Oblivion, the fourth title in Bethesda’s flagship Elder Scrolls series (and predecessor to the juggernaut that is Skyrim) turns 15 years old. With that in mind, let’s take a look back at this beloved classic and the foundation that it laid, not just for Bethesda games, but the roleplaying genre at large.
Released on March 20th 2006 to widespread critical acclaim, Oblivion quickly cemented itself as a heavy hitter among fantasy RPGs with an immense open world (around 41 square kilometres, compared to the 16 of its predecessor, Morrowind), improved AI, physics, and graphics, as well as a star-studded voice cast featuring the likes of Patrick Stewart, Lynda Carter, and Sean Bean. The game also boasted an atmospheric orchestral soundtrack.
Oblivion offered players myriad ways to approach its story, with a huge number of creative and engaging side quests and a whopping fifteen factions that the player could join (including those added in the two DLC expansions), my edgy teenage self particularly enjoying the assassin’s guild, The Dark Brotherhood.
Players could take up a variety of fighting styles too, brandishing a sword and running straight into battle, sneaking around and striking from the shadows, or keeping their distance and peppering foes with arrows or magic. All of this combined to make a hugely varied experience, keeping Oblivion fresh and exciting, with vast potential for repeat playthroughs.
With that said, how does it stack up after 15 years? The tried and true Elder Scrolls sword and sorcery gameplay that still survives in Skyrim is there in spades and is still engaging even now, however, other aspects of Oblivion have rather started to show their age.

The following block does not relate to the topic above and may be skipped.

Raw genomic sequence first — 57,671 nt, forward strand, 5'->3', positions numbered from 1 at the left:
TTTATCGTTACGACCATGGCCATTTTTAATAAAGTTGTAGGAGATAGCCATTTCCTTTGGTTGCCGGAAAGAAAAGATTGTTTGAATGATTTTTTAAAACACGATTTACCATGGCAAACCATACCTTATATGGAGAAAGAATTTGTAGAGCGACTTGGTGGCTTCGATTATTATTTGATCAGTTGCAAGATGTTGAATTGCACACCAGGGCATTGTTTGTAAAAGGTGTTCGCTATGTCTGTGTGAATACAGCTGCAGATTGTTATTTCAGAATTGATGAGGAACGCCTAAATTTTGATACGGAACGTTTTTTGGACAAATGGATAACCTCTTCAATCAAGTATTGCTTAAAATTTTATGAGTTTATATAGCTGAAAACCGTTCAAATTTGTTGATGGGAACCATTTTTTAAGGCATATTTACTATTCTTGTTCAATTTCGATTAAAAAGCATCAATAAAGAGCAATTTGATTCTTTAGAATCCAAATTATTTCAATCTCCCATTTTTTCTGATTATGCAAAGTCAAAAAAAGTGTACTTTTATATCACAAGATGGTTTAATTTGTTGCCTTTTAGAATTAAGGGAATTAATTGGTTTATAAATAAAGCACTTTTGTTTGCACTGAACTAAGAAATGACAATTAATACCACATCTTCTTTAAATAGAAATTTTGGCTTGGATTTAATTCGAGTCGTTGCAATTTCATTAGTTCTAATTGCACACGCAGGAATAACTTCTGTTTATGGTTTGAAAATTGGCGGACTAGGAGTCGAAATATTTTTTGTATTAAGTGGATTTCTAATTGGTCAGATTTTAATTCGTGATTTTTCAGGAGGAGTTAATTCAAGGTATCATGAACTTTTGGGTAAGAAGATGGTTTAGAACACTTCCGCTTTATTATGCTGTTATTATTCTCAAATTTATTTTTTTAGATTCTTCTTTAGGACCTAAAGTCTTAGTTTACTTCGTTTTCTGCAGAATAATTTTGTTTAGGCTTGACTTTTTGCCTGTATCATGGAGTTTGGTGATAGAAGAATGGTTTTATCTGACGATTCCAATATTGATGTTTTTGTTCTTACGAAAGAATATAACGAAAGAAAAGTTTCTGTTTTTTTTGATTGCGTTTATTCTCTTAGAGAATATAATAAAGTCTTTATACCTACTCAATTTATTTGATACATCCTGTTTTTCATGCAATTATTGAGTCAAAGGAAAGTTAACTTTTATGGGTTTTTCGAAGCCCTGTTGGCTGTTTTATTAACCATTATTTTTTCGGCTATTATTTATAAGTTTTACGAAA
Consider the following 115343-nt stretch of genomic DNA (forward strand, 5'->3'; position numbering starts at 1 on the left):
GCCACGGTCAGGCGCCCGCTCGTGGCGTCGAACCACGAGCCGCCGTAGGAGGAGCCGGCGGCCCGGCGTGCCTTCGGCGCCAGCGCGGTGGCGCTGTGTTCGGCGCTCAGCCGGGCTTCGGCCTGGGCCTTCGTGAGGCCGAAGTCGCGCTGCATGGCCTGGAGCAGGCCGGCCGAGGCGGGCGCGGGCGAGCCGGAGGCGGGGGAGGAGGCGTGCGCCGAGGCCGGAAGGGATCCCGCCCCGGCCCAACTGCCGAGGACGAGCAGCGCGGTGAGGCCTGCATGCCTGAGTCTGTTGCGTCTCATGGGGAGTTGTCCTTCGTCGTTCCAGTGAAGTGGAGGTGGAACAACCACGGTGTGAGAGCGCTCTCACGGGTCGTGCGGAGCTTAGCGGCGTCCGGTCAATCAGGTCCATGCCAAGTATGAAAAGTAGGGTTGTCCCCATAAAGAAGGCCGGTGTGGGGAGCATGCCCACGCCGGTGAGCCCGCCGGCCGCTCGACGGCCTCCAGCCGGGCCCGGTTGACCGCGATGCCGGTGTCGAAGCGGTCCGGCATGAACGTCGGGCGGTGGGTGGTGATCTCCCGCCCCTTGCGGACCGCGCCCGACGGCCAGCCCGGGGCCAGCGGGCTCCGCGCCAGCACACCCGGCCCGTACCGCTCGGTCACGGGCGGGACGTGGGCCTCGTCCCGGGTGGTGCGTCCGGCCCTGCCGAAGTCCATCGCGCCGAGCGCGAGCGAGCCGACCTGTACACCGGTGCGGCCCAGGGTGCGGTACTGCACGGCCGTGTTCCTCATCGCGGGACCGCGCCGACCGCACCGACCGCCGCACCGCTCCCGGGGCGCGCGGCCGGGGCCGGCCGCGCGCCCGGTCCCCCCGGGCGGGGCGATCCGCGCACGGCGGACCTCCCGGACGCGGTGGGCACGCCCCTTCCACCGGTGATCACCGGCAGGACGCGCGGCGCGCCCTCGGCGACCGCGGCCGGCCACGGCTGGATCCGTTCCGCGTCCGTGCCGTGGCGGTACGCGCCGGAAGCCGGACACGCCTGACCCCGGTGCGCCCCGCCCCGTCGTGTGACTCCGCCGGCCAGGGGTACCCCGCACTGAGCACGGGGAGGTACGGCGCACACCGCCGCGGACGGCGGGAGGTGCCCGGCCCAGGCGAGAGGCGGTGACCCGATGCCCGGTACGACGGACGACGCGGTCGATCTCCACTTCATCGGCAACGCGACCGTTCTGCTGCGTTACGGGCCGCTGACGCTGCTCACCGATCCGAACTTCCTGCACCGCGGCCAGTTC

Inevitably, on a technical level, it comes up a little short compared to games of today, but that’s rather to be expected. What can’t be avoided on revisiting Oblivion now, however, is the meme status that parts of the game have acquired, an online comedian rather hilariously using one particular NPC’s dialogue for a prank phone call being one that springs to mind. As high-profile as many of the voice cast were, that sadly doesn’t mean that every performer was bringing their A-game, a fair few instances of stiff or just flat-out strange line delivery bringing plenty of moments of unintentional comedy to the game.
This is also contributed to by the AI, complex and impressive for the time, but often having its NPCs behave in very bizarre ways, or displaying comically short attention spans. While for some, this may take players out of an otherwise serious and engaging experience, for others (myself included), the comedy that comes with Oblivion’s memeification only provides another level of enjoyment in a beloved game.
15 years after its original release, Oblivion is a wrinkly behemoth, those flaws accentuated if you happen to be revisiting the game on PlayStation 3 or Xbox 360. However, there’s no disputing its influence as one the most ground-breaking games of all time and a blueprint for countless western RPGs to come. Looking back, it’s particularly interesting to see which elements Bethesda went on to refine in Fallout and Skyrim, and which elements were scrapped. No matter which angle you’re coming from, Oblivion is still a masterpiece and one that boasts endless hours of deftly crafted content.
How about you? Do you remember Oblivion fondly, or are you happy never to revisit it again? What are some of your memories of Bethesda’s classic RPG?